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Date:	Wed, 18 Jan 2012 23:43:25 +0100
From:	Richard Weinberger <>
Subject: Netfilter: New target: RLOG

RLOG is a new log target, it works like LOG with the exception that it writes to ring buffers.
It makes use of Steven Rostedt's ring_buffer subsystem. 
I've used Steve's ring buffer because it allows concurrent writes. IOW it's very fast.
For more details see: Documentation/trace/ring-buffer-design.txt.

Each ring buffer is represented as a pipe-like file in /proc/net/netfilter/xt_RLOG/.
You can read from it with and program you like (cat, syslog, etc...).
The default size is 1MiB. With this size it can store approximately 5000 messages.

- Why not LOG?
I like the LOG target a lot but I really hat it when it floods my kernel syslog.
dmesg becomes useless.
Writing all log messages to a file using syslogd also not always the best solution.
Most of the time my firewall logs just waste disk space.

Compared with Steve's ring_buffer, the kernel syslog is rather slow.
Especially when the firewall logs very much syslog becomes a bottleneck.
As we all know printk() is not fast.

- Why not ULOG/NFLOG?
Because it cannot replace LOG.
Details like PHYSIN and PHYSOUT are not available form the packet headers.
Also on many Linux systems ulogd is not available/supported.  

- Why RLOG?
Using RLOG you can have many ring buffers with all kind of logs.
If your firewall goes nuts you don't have to mess you rule-set with adding
new LOG rules to find out what's going on.
Just install a few RLOG rules with small buffer sized and read them if you don't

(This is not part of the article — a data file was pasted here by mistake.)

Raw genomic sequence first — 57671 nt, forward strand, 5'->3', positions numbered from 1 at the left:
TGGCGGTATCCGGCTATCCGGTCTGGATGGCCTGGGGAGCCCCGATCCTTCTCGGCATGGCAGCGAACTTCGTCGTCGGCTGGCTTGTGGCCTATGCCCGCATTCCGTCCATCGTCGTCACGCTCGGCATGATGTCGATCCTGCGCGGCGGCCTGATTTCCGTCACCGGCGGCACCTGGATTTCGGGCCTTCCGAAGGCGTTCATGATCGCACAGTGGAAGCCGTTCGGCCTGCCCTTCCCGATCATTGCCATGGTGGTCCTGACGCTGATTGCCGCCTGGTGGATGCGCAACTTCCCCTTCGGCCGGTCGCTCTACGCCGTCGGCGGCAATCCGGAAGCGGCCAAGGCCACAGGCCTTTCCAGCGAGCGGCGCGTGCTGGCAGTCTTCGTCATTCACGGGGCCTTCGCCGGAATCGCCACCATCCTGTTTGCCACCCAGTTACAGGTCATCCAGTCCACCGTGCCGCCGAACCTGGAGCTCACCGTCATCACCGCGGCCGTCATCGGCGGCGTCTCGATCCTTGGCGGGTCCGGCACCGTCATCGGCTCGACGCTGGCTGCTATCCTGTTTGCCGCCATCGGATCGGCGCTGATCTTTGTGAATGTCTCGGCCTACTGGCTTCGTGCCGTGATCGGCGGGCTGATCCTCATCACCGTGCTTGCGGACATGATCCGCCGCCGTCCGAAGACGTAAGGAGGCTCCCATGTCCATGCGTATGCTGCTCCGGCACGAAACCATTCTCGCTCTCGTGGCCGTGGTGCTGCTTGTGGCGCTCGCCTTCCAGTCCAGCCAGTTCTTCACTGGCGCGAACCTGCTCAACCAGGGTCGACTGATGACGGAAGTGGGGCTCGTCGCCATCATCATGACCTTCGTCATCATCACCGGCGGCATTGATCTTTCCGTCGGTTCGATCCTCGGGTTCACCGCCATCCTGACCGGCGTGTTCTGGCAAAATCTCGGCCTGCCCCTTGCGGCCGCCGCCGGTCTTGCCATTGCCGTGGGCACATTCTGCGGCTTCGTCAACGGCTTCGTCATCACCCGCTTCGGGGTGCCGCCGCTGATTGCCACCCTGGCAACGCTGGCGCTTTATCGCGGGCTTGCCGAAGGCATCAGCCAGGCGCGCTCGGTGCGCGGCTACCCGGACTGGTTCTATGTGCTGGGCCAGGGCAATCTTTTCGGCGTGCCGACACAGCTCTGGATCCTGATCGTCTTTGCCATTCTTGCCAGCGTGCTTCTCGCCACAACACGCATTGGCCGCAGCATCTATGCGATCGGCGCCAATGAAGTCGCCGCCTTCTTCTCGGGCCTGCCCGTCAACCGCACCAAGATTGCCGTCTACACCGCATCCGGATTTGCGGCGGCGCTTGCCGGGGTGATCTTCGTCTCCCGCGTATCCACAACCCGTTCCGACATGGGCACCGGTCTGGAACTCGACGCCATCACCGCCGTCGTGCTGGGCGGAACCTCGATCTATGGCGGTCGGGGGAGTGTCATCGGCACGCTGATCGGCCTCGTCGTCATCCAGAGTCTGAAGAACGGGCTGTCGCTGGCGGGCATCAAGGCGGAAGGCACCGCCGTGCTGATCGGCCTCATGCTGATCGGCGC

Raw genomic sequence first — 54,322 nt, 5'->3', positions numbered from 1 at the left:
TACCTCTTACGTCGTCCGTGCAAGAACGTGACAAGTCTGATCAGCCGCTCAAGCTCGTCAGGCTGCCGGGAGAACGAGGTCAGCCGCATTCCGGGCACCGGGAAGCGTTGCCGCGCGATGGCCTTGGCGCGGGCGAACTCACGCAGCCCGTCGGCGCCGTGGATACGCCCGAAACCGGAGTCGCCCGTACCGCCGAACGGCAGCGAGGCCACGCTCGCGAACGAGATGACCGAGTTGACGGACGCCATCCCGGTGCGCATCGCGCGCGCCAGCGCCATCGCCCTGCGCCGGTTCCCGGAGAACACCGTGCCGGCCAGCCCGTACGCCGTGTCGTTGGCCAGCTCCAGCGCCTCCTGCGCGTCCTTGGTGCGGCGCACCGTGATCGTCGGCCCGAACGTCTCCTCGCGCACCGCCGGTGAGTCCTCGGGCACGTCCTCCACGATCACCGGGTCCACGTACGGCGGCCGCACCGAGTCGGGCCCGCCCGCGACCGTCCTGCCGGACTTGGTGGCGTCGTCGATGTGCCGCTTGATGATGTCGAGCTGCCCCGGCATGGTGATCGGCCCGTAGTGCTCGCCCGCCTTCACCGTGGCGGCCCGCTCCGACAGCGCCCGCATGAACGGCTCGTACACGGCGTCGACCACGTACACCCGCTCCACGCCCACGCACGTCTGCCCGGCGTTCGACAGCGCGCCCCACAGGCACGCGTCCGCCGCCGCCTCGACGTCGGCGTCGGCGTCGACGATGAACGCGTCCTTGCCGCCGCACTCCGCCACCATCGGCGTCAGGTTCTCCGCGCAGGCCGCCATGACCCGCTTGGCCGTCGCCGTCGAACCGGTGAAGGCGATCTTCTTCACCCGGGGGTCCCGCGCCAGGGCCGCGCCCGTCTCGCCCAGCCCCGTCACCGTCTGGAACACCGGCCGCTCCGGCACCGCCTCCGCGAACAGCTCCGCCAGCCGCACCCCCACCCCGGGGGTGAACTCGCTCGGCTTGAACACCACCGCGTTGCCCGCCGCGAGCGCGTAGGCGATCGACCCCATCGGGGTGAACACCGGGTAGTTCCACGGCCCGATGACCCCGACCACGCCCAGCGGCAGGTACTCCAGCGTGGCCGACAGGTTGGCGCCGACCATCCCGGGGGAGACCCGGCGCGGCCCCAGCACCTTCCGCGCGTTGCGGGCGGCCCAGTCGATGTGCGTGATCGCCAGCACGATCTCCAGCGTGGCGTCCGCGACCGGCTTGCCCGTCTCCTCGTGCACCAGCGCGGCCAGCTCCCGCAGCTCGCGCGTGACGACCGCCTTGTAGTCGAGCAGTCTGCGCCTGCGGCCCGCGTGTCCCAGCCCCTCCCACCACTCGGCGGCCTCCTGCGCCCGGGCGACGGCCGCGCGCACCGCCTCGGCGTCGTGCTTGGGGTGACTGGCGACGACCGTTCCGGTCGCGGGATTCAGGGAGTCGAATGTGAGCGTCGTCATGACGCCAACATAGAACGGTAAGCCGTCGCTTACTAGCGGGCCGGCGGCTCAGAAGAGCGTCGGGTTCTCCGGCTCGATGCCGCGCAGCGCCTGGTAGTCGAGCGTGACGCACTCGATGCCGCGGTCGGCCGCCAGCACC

know what's going on.
If you make you firewall rule-set per default verbose using LOG or NFLOG it will 
generate lot's of useless messages which you'll never ever read.
With RLOG you can bypass this problem.
On my firewall I record only useful data to the disk. Everything else goes into RLOG.

If your firewall is really busy and you want to log nearly everything, c
reate a big ring buffer and read from is using your favorite userspace tool.
In case the buffer fills faster than the userspace consumes it, RLOG will warn you.
I'd also possible to resize the buffer.

- Example

You can use RLOG like LOG.
iptables -A INPUT -p icmp -j RLOG
The default name of the ring buffer is "default".
Now you can read your icmp logs from /proc/net/netfilter/default

iptables -A INPUT -p icmp -j RLOG --ring foo
iptables -A INPUT -j RLOG --ring bar --size 4096

This will create two new ring buffers "foo" and "bar".
"bar" has a size of 4MiB.

ICMP logs go now into three ring buffers, "default" and "foo".
Everything else (including ICMP) goes into "bar".
If you don't want to use syslog add "--add-timestamp" to have timestamps in your logs.

Different iptables rules with different RLOG flags can use the same ring buffer.
iptables -A INPUT -p icmp -j RLOG --ring xxx --add-timestamp
iptables -A INPUT -p icmp -j RLOG --ring xxx

Every ICMP packet will show up in "xxx" twice. But the first entry will have a timestamp.

[PATCH 1/5] ring_buffer: Export for_each_buffer_cpu()
Steve, is this path ok for you?

[PATCH 2/5] xt_log: Make printk() in sb_close() optional
[PATCH 3/5] nf_log: Export dump_packet() and dump_mac_header()
RLOG reuses as much code from LOG are possible.
These two patches are needed to export some code to RLOG.
Currently RLOG depends on both ipt_LOG and ip6t_LOG.

[PATCH 4/5] netfilter: Implement xt_RLOG
[PATCH 5/5] xt_RLOG: add userspace-components

Any feedback is welcome!
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